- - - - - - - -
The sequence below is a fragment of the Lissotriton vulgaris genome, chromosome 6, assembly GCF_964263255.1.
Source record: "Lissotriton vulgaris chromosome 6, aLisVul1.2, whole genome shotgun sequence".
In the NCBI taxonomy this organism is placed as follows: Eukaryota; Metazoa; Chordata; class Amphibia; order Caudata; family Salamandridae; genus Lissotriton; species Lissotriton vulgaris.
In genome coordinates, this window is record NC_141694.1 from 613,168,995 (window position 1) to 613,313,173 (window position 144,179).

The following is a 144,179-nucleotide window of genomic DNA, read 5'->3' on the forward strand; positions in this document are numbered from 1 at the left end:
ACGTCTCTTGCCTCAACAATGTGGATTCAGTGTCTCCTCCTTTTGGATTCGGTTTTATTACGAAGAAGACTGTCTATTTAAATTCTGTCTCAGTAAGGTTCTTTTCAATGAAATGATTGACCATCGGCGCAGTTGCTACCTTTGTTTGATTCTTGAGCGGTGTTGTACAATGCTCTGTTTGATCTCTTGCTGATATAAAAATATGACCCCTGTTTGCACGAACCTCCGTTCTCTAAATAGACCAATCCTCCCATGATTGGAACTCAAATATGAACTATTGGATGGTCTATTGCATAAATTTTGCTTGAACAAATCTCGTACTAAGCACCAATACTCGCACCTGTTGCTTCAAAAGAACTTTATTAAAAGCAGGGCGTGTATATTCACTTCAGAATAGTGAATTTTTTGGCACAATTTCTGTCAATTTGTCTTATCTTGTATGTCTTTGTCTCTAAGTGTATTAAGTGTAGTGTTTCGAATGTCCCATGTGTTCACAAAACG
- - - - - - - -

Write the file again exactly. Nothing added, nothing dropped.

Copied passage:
The sequence below is a fragment of the Lissotriton vulgaris genome, chromosome 6, assembly GCF_964263255.1.
Source record: "Lissotriton vulgaris chromosome 6, aLisVul1.2, whole genome shotgun sequence".
In the NCBI taxonomy this organism is placed as follows: Eukaryota; Metazoa; Chordata; class Amphibia; order Caudata; family Salamandridae; genus Lissotriton; species Lissotriton vulgaris.
In genome coordinates, this window is record NC_141694.1 from 613,168,995 (window position 1) to 613,313,173 (window position 144,179).

The following is a 144,179-nucleotide window of genomic DNA, read 5'->3' on the forward strand; positions in this document are numbered from 1 at the left end:
ACGTCTCTTGCCTCAACAATGTGGATTCAGTGTCTCCTCCTTTTGGATTCGGTTTTATTACGAAGAAGACTGTCTATTTAAATTCTGTCTCAGTAAGGTTCTTTTCAATGAAATGATTGACCATCGGCGCAGTTGCTACCTTTGTTTGATTCTTGAGCGGTGTTGTACAATGCTCTGTTTGATCTCTTGCTGATATAAAAATATGACCCCTGTTTGCACGAACCTCCGTTCTCTAAATAGACCAATCCTCCCATGATTGGAACTCAAATATGAACTATTGGATGGTCTATTGCATAAATTTTGCTTGAACAAATCTCGTACTAAGCACCAATACTCGCACCTGTTGCTTCAAAAGAACTTTATTAAAAGCAGGGCGTGTATATTCACTTCAGAATAGTGAATTTTTTGGCACAATTTCTGTCAATTTGTCTTATCTTGTATGTCTTTGTCTCTAAGTGTATTAAGTGTAGTGTTTCGAATGTCCCATGTGTTCACAAAACG